Indemnity to principals
Indemnity to principals provisions in contractor’s insurance policies provide cover for the client (the principal) in the event that the contractor is negligent and this results in a claim against the client. This may be a requirement of a construction contract, and contractors must check with their insurers that their policy include this sort of provision for the type of project that they are undertaking.
The requirement may be satisfied by a separate indemnity, or by extending the contractor’s own policy to indemnify the principal as if they were the insured, in which case, the policy will pay out if a claim is made against the principal as a result of work carried out by the contractor, as if the claim was being made against the contractor themselves.
 Related articles on Designing Buildings Wiki
- 3D animation for insurance risk analysis.
- Building Users' Insurance Against Latent Defects.
- Contractors' all-risk insurance.
- Contract works insurance.
- Directors and officers insurance.
- Employers’ liability insurance
- Flood insurance.
- Insurance for building design and construction.
- Integrated project insurance.
- Latent defects insurance.
- Legal indemnities.
- Professional Indemnity Insurance.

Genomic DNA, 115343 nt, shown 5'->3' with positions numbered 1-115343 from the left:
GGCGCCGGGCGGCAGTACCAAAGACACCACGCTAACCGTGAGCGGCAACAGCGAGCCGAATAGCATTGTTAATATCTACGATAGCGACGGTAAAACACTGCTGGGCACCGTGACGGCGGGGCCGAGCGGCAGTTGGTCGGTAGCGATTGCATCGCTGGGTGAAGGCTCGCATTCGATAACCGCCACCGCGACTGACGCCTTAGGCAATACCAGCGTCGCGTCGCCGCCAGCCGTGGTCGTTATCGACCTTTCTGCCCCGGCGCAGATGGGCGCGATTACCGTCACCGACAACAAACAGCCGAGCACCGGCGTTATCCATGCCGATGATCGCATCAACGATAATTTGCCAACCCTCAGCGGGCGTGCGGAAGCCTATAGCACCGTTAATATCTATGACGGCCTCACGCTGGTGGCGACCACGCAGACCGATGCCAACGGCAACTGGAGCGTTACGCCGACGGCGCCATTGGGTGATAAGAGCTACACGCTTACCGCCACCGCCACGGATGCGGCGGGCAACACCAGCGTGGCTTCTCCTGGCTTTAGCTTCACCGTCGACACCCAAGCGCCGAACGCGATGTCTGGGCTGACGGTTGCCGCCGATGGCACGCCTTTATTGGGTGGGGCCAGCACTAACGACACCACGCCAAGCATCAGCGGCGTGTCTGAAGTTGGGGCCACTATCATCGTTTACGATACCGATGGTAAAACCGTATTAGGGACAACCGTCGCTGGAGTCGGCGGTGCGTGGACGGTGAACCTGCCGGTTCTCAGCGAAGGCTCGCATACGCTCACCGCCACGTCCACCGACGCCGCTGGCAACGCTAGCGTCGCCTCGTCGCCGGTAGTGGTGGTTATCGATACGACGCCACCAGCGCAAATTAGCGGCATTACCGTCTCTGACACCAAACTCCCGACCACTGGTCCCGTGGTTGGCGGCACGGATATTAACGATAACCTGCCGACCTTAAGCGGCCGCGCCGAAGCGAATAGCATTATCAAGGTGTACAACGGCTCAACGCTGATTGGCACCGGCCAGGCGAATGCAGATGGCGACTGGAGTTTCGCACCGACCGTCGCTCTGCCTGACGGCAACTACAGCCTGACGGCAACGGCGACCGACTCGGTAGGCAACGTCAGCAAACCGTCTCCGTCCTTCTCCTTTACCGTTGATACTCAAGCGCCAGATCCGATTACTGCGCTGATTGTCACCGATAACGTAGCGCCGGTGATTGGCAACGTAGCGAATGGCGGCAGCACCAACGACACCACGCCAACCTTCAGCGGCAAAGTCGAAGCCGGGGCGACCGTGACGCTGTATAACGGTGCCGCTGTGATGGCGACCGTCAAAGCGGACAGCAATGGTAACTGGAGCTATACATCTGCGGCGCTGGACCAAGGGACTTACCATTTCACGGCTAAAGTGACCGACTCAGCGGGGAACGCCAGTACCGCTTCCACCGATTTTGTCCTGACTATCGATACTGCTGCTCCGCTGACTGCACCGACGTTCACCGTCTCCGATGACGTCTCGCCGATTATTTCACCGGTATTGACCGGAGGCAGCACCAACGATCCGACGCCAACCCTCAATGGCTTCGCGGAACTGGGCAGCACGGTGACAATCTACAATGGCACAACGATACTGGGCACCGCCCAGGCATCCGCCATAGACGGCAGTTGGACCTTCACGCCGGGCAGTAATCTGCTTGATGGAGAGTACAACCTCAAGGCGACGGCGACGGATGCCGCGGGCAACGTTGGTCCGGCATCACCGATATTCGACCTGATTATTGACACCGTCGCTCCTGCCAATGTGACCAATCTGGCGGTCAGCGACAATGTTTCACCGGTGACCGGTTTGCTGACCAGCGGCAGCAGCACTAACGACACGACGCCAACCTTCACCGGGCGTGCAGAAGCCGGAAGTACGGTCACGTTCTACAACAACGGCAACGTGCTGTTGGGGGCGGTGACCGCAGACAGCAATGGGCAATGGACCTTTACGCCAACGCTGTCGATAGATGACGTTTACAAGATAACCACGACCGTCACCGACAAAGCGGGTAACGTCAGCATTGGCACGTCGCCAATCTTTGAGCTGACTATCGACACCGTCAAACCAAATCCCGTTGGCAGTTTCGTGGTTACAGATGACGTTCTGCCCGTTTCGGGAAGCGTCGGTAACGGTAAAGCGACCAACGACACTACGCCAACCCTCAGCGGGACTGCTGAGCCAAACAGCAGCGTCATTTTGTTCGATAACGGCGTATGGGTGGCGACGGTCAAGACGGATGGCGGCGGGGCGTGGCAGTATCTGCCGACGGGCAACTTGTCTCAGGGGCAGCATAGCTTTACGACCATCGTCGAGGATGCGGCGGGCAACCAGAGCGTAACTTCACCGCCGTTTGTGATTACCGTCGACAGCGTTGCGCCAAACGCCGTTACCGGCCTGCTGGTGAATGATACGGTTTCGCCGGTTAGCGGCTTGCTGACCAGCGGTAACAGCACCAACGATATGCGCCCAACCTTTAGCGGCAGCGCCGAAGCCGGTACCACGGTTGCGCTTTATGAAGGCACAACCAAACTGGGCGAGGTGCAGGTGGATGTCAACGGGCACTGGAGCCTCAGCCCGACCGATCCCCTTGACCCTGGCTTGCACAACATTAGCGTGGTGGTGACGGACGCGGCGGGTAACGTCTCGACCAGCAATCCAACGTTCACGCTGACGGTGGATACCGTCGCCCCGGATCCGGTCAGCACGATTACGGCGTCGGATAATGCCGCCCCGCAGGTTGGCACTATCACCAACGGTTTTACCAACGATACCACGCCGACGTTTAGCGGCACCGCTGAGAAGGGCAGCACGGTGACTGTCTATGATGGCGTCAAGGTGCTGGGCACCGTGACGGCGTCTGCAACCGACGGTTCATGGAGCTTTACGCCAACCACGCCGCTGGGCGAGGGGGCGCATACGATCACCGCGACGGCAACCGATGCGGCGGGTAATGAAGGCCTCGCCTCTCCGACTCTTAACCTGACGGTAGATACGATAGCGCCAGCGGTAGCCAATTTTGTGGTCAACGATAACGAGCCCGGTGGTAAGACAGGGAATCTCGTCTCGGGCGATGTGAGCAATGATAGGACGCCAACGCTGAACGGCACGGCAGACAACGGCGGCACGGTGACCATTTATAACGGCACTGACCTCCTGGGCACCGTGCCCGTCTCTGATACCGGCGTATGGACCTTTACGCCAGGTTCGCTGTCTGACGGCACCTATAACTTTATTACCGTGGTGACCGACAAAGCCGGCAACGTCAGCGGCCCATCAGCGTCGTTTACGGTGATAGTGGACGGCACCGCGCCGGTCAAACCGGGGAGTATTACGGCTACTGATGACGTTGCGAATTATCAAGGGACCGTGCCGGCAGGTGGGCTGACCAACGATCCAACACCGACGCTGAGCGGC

- Public liability insurance.
- Residual value insurance.
Featured articles and news
High quality and high density homes - is it what we need or is it storing up trouble?
Government announces its intention to strengthen planning rules to protect music venues and neighbours.
National Audit Office reports that there is little evidence that PFI offers better value than other forms of contracting.
What is liquidation and how does it apply to contractors in the construction industry?
Scrutiny is placed on Carillion's controversial 2013 decision to extend subcontractor payment terms to 120 days.
RSHP unveil their involvement in a boundary crossing which will provide a new entry point into Hong Kong.
With PFI currently under the spotlight due to Carillion, this introductory article explains what they are.
Estimates suggest that up to 30,000 small firms could be at risk of non-payment as a result of Carillion's collapse.
Sir Oliver Letwin to lead an independent review into the delays in the delivery of housing.
As Carillion collapses, read our article explaining insolvency in the construction industry.
43,000 jobs at risk as Carillion declares insolvency.